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Cervical cancer risk increase discovered

Tuesday December 11th, 2018

Women who test positive for certain high-risk human papillomavirus types but do not show any signs of cellular abnormality have an increased risk of developing cervical cancer, according to a new European study.

Researchers from Karolinska University Hospital and Institute in Sweden, working with teams from the USA, Slovenia, and Belgium, say their findings indicate how testing for HPV needs to be incorporated into screening programme.

The study, published in CANCER, examined 576 women with normal findings on liquid-based cytology of the cervix. They were followed for nine years and during that time, 92 developed high-grade pre-cancerous cervical changes and four women developed cervical cancer.

These 96 women (cases) were compared with 480 women with normal findings on follow-up cervical cytology and were matched by age. All 576 baseline cervical samples were tested retroactively for HPV.

The study teams found that a positive HPV finding was more common among the 96 women than among the controls. For women under 30 years, only HPV16 and HPV18 were present more often among cases than controls and were associated with an increased risk of pre-cancerous cervical changes and cervical cancer.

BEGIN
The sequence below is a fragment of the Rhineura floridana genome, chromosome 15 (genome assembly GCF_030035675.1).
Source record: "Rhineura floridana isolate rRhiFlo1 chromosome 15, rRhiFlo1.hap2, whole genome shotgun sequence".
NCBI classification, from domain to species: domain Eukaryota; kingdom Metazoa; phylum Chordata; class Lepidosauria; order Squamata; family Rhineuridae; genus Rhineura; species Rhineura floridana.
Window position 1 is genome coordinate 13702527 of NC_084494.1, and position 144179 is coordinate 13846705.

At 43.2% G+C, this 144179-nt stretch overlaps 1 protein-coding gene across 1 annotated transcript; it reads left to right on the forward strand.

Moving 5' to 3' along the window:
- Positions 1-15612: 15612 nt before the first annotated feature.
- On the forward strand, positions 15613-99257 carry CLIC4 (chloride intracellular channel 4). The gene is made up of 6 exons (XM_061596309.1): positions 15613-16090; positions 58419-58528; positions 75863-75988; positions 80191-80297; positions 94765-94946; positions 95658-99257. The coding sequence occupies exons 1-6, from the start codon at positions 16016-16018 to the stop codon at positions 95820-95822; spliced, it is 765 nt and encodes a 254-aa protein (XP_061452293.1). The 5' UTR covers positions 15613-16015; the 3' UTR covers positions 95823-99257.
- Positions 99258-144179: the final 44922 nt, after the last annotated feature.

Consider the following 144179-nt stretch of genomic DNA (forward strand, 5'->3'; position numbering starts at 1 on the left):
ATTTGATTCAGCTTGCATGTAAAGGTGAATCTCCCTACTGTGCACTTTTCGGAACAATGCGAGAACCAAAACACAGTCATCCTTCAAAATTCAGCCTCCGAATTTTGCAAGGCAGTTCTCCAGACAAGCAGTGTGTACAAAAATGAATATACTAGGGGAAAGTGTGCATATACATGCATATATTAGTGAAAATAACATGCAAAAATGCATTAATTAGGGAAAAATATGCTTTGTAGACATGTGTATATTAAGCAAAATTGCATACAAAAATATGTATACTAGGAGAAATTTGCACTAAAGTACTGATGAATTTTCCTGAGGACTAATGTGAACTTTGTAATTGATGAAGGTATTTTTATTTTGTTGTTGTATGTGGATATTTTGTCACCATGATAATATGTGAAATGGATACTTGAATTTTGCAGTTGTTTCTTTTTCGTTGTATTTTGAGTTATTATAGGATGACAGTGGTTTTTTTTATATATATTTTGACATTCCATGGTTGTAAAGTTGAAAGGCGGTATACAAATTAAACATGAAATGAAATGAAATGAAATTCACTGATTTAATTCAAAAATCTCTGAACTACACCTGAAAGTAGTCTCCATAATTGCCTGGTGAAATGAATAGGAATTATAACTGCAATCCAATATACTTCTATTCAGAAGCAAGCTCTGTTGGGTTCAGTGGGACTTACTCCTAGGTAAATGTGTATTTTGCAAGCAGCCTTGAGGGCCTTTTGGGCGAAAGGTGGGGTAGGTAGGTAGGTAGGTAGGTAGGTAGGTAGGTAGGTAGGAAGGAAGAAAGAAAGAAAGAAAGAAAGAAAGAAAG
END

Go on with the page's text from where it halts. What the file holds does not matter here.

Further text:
For women over 30, other HPV types in addition to HPV16 and HPV18 conferred significant risk.

Dr Sonia Andersson, principal investigator, said: “These findings can help in the ongoing development of guidelines for cervical cancer screening. They strongly indicate that testing for HPV needs to be incorporated into screening programs.

“Women younger than 30 with a positive HPV16 or HPV18 finding need to be closely followed, whereas other HPV types are much less likely to be associated with increased risk in these younger women. Among women above age 30, any HPV positive finding should be closely followed.”

Fröberg M, Östensson E, Belkic K et al. The impact of HPV status on development of high-grade cervical intraepithelial neoplasia in women negative for intraepithelial lesions or malignancy at baseline: 9-year Swedish nested case-control follow-up study. Cancer 10 December 2018; doi: 10.1002/cncr.31788

http://doi.wiley.com/10.1002/cncr.31788

Tags: Cancer | Europe | Women's Health & Gynaecology

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